Learning Through Focused Engagement: 3D Printing Revisited

There is nothing like a rush of creativity; when the mind is inspired by an idea and takes flight into multiple possibilities for new exploration and expression.

This morning I was engaged in a demonstration of 3-D printing and in scanning people (myself included) to be re-created in a three-dimensional plastic form. Conversation flowed from the technical to the inspirational and to discussions about potential interdisciplinary learning opportunities.

I am not new to 3-D imagery and I have been exposed to 3d printing at conferences and when my colleagues Jeff Nugent and Britt Watwood recently began to explore our new 3D printer. But today, when I actually focused on my own learning & engagement in the process, the muse began to dance. What previously seemed like insignificant creation of "toys", became a source of wonder.

This is a quick post just to share excitement about my own learning and my reflection on engagement. Right now, I'm blogging for the sake of getting myself into the practice of regularly sharing my learning. I'm quite sure much more will follow soon.

Deeper Learning

Observing student(s)
Evidence of deeper learning
Applying knowledge

Open, Vertical, Dynamic Course Design for Instructors and Students Alike

un phare en coquille / Lighthouse like a shell
un phare en coquille / Lighthouse like a shell (Photo credit: TisseurDeToile -[*])

I’ve recently been engaged with faculty in a discussion about “open” in their courses. Interest and experience vary widely and for many, the concept is foreign and frightening. “Designing” for such a course might seem an oxymoron. However designing simply means considering the overall course goals & what you want students to be able to achieve, as well as making learning relevant, so students can incorporate their knowledge into real world experiences. Designing for such a course must also consider the available resources (there are many things available via the net) and the needs for communication, interaction, building community, showcasing student work and assessing understanding. How can we make this learning experience unique, distinct, dynamic and create a course that learners want to take?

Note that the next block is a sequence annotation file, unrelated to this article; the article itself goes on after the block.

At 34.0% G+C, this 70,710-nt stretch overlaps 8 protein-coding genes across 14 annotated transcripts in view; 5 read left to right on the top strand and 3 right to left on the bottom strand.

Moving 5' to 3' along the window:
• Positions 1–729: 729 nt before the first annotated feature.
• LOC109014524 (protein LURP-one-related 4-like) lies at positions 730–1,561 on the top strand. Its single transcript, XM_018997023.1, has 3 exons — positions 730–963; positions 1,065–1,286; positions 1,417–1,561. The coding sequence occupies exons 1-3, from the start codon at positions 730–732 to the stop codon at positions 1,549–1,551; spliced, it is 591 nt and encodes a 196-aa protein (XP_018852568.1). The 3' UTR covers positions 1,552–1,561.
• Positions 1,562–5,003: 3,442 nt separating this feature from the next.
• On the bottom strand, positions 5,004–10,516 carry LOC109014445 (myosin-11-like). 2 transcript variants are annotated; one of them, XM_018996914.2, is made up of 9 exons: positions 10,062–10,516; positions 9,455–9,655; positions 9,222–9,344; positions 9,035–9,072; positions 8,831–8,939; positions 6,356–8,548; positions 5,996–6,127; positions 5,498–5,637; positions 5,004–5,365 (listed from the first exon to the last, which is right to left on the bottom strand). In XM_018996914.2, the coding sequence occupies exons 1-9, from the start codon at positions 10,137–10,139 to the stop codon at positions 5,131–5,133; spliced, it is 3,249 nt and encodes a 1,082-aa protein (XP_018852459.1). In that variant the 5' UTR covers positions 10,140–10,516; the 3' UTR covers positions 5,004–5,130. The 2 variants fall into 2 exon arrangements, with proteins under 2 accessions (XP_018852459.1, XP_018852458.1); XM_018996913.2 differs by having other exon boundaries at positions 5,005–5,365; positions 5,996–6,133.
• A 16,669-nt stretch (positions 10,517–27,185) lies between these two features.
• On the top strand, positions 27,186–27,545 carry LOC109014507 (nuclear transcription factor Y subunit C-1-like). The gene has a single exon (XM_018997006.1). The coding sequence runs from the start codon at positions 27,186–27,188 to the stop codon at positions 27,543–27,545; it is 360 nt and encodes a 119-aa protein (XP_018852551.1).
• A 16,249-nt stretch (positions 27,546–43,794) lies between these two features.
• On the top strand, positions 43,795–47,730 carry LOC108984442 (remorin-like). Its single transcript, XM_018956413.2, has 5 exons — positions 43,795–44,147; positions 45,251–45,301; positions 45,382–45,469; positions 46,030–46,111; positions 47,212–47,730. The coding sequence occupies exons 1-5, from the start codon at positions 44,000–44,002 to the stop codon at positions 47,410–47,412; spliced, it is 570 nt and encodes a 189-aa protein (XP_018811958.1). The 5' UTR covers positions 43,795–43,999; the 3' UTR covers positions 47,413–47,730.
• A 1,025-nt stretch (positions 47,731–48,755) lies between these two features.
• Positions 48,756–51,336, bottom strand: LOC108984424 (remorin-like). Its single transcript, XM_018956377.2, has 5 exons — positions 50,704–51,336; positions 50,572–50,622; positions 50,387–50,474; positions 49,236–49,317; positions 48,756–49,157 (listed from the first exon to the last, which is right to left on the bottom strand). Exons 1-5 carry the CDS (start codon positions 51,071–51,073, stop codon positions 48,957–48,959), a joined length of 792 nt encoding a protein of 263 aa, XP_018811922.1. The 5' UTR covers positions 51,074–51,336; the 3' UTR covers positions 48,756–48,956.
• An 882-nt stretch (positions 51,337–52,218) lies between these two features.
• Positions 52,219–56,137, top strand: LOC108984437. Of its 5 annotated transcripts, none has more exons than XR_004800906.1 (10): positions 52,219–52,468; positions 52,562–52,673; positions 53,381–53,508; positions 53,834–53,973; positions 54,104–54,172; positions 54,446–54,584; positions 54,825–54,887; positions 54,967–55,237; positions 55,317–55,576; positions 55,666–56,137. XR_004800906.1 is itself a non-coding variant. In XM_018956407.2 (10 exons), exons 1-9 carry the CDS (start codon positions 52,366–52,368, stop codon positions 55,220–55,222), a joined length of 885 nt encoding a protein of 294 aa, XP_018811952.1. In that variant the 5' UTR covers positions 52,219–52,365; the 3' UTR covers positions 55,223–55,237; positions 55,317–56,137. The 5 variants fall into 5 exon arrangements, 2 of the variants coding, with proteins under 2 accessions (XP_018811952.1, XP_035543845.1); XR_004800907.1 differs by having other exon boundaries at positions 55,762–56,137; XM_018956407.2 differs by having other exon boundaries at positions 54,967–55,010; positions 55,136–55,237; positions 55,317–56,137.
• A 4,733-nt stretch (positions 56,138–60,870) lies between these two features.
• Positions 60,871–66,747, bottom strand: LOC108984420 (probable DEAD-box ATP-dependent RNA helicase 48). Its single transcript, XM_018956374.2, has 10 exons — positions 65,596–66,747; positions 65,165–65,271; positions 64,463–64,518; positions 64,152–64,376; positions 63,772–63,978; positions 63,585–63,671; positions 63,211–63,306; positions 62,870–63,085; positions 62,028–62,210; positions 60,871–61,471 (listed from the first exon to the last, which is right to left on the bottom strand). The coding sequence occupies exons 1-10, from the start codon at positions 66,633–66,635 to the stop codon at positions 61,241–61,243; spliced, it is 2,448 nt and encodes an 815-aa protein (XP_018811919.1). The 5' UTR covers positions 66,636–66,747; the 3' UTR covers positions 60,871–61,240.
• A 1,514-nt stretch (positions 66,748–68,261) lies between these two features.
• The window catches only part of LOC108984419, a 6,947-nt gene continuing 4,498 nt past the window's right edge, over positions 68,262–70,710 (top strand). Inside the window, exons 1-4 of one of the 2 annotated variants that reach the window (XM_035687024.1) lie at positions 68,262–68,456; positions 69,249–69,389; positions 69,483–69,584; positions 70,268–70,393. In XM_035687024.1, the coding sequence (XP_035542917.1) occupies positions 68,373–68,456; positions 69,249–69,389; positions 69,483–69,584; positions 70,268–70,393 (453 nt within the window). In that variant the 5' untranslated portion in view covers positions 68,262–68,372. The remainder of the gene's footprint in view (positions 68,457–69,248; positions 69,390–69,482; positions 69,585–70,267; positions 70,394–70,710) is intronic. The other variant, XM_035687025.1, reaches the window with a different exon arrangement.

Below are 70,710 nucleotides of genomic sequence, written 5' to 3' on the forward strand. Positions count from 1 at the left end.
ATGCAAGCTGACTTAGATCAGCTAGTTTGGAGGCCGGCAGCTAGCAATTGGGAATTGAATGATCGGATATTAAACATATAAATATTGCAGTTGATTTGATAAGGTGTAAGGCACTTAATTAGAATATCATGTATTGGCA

What if a course were truly dynamic? What if you the instructor and your students experience content that was dynamically updated every time you access your site? What if the instructor provided a framework and selected data feeds that could provide dynamic information related to course specific topics? It seems that this could provide faculty and students with opportunities to engage in relevant discussion and create new works to both explore and demonstrate learning? Such a learning environment might also allow faculty to demonstrate their processes of thinking, research, collaboration, communication, and personal learning.

In the digital age, information is constantly and things such as breaking news, research, interesting questions, social media, all drive our quest for understanding. Recently on NPR I heard the term Verticals: data driven ventures. As I understand it (and I certainly need to learn more), news, marketing and other digital publications are increasingly using data driven verticals: data driven ventures information. Wouldn’t it be interesting for faculty design a course with both fixed content and selective feeds of dynamically driven information to engage in open learning ask interesting questions around and help explain information?

I know this work is already underway in some respects, but I'd like to see experiments with a whole new level of "verical design". I welcome examples and/or ideas for various disciplines.
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Augmented Reality and Digital Storytelling - Walking Blog 3

Walking Blog 3:

I've been working with Aurasma augmented reality App. I'm thinking